The Charlie Hebdo offices after the attack/Wikimedia
Here are the rules: don't put anything in an email. In fact, don't put anything in any kind of online message. Don't discuss anything on the phone. In fact, don't have any phones in the room when you discuss things. Talk only in person, only, usually, in small groups of people you trust.
I mention this because the Sun, and many others, seems to think that an appropriate reaction to a murderous attack on freedom of speech is to call on the state to read our emails. The truth is that avoiding online surveillance is dead easy: don't organise online. Suggesting that you can catch terrorists by reading what they say on the internet is rather like saying you'll find burglars by following them on Twitter: it's only a way to seek out the really stupid ones.
But that's not really the point. Because whatever the rights and wrongs of mass surveillance, the shootings in Paris this week were an attack on freedom of speech. There is a deep irony in using it as an opportunity to call on the government to monitor what we say. “They've attacked our freedom of expression”, the Sun is effectively saying “and so it's vital that the security services know your every thought”. Britain used to be famed for our sense of irony. How the mighty fall.
But the Sun only compounds its sins. “They cannot be understood”, they say. If that were the case, then what would be the point in our intelligence agencies? In truth, the attack on the offices of Charlie Hebdo is very revealing. If the the perpetrators were (as now seems almost certain) Islamist extremists, then they add to a trend we've seen in recent years.
Where in the past, the modus operandi of violent Islamism was random killing on the biggest scales they could manage, there has been a shift. The suicide bomb has been replaced by the AK47. The hijacked plane has been swapped for the machete and the meat clever. Now, attacks are targeted. From Woolwich to Jerusalem, modern Islamist violence tends to be more focussed. The Sun paints a picture of hot-headed madmen, when in truth, we are dealing with calm, methodical killers. It's a shift that my brother, Gilbert Ramsay, has been monitoring in recent years in his work at St Andrews' Centre for the Study of Terrorism and Political Violence.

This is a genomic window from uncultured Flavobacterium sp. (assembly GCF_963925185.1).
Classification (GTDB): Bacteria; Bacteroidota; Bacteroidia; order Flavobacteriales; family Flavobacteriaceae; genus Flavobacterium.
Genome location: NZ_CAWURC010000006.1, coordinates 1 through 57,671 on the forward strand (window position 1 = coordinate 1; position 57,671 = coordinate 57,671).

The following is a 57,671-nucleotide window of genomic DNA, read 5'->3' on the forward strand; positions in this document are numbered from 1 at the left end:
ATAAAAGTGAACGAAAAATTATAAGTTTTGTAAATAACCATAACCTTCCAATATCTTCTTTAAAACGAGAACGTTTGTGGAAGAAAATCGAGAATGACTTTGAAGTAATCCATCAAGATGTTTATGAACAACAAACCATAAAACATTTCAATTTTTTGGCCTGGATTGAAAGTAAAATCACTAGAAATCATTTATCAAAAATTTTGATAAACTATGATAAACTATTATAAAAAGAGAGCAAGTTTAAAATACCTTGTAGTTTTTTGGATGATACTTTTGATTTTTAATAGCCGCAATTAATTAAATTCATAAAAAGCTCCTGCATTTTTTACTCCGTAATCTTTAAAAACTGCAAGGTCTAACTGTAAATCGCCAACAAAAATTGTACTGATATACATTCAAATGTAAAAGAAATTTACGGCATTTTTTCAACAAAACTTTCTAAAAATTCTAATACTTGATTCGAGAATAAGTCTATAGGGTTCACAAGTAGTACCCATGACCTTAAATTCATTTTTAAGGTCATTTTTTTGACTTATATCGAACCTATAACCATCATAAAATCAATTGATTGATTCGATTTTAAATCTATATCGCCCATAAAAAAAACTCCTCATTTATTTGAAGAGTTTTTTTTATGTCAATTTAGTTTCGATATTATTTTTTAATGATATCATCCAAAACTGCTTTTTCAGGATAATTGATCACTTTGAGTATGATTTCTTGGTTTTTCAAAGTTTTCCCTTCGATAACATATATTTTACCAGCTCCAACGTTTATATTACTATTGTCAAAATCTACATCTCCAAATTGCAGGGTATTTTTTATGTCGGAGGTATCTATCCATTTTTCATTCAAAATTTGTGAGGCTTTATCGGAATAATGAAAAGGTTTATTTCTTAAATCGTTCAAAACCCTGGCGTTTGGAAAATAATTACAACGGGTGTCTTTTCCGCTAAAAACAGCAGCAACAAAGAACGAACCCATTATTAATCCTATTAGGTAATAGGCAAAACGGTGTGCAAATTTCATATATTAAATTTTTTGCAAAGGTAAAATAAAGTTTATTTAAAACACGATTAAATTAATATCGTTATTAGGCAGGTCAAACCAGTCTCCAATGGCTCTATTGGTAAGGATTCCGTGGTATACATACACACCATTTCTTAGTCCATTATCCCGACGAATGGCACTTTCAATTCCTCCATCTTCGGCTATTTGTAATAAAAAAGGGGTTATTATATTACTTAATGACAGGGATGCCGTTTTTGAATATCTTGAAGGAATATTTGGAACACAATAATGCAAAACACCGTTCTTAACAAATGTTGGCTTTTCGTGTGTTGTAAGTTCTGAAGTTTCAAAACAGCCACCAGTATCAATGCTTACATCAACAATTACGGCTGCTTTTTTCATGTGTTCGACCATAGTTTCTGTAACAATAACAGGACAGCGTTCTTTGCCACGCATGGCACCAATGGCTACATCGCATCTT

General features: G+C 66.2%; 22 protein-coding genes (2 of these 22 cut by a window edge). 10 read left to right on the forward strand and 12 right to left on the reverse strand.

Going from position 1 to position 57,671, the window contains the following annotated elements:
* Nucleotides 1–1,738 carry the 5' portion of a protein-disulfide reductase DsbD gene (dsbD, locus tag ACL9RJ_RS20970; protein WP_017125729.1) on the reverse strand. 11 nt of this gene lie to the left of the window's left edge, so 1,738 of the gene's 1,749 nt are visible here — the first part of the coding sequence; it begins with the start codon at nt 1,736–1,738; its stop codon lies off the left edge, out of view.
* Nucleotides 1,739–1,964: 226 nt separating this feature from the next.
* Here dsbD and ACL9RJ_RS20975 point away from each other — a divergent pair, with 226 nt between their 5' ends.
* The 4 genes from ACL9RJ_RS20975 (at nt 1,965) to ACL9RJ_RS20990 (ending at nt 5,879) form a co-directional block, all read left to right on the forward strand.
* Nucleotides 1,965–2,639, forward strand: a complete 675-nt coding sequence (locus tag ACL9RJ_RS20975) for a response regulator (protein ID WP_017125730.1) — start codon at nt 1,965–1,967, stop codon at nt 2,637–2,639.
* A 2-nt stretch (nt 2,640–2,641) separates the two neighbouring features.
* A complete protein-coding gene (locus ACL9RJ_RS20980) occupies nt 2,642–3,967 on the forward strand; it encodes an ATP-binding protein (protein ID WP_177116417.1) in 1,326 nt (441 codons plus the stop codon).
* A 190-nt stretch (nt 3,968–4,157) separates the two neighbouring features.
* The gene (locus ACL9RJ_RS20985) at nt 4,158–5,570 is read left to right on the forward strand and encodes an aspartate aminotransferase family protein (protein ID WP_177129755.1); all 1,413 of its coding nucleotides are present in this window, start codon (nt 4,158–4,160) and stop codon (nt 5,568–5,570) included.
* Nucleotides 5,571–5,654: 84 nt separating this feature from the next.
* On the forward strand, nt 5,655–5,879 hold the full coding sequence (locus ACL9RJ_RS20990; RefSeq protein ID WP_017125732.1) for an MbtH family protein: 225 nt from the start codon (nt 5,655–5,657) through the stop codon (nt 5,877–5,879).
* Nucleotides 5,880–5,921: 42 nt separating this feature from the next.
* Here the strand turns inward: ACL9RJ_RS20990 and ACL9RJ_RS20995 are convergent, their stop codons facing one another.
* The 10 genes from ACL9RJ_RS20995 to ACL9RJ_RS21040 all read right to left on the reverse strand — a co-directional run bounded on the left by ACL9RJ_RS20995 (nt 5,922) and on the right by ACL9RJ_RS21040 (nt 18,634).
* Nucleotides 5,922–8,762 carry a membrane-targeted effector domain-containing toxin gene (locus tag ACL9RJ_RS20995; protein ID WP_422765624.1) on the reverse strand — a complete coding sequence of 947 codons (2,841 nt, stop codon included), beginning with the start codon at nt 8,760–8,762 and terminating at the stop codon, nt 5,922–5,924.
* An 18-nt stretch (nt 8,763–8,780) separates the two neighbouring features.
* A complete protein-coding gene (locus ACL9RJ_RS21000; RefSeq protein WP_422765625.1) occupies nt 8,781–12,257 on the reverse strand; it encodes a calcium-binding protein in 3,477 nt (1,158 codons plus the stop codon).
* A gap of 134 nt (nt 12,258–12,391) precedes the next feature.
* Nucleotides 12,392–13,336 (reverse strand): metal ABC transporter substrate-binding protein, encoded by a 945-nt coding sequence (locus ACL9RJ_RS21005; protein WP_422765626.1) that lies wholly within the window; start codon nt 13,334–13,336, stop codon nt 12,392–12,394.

And when such murders are so targeted, when they've considered their actions so carefully, that gives us a good stab at trying to work out what the attackers want. Here's what I reckon. They want to polarise our communities, so that we turn on each other. They want to make most of us more racist, more Islamophobic. They want to push liberals into republishing cartoons that offend Muslims and to make Muslims feel more isolated, more afraid. They want to create martyrs for their enemies to rally around. They want secular Europe all to be Charlie Hebdo, all to go out of our way to offend. Because that's how they plan to bait the majority into driving more recruits into their arms. That's how they plan to break apart our multicultural communities. Polarisation is always good for those on the fringes, and they know that only too well.
So the Sun is exactly wrong. We should not respond to an horrific attack on freedom of speech by demanding that the state more carefully monitor what we say. We shouldn't confuse a targeted assassination with a random hot-headed killing. Eleven people were murdered this week. They'll be defeated with compassion and intelligence. Unfortunately these are not traits for which Britain's biggest selling paper is famed.
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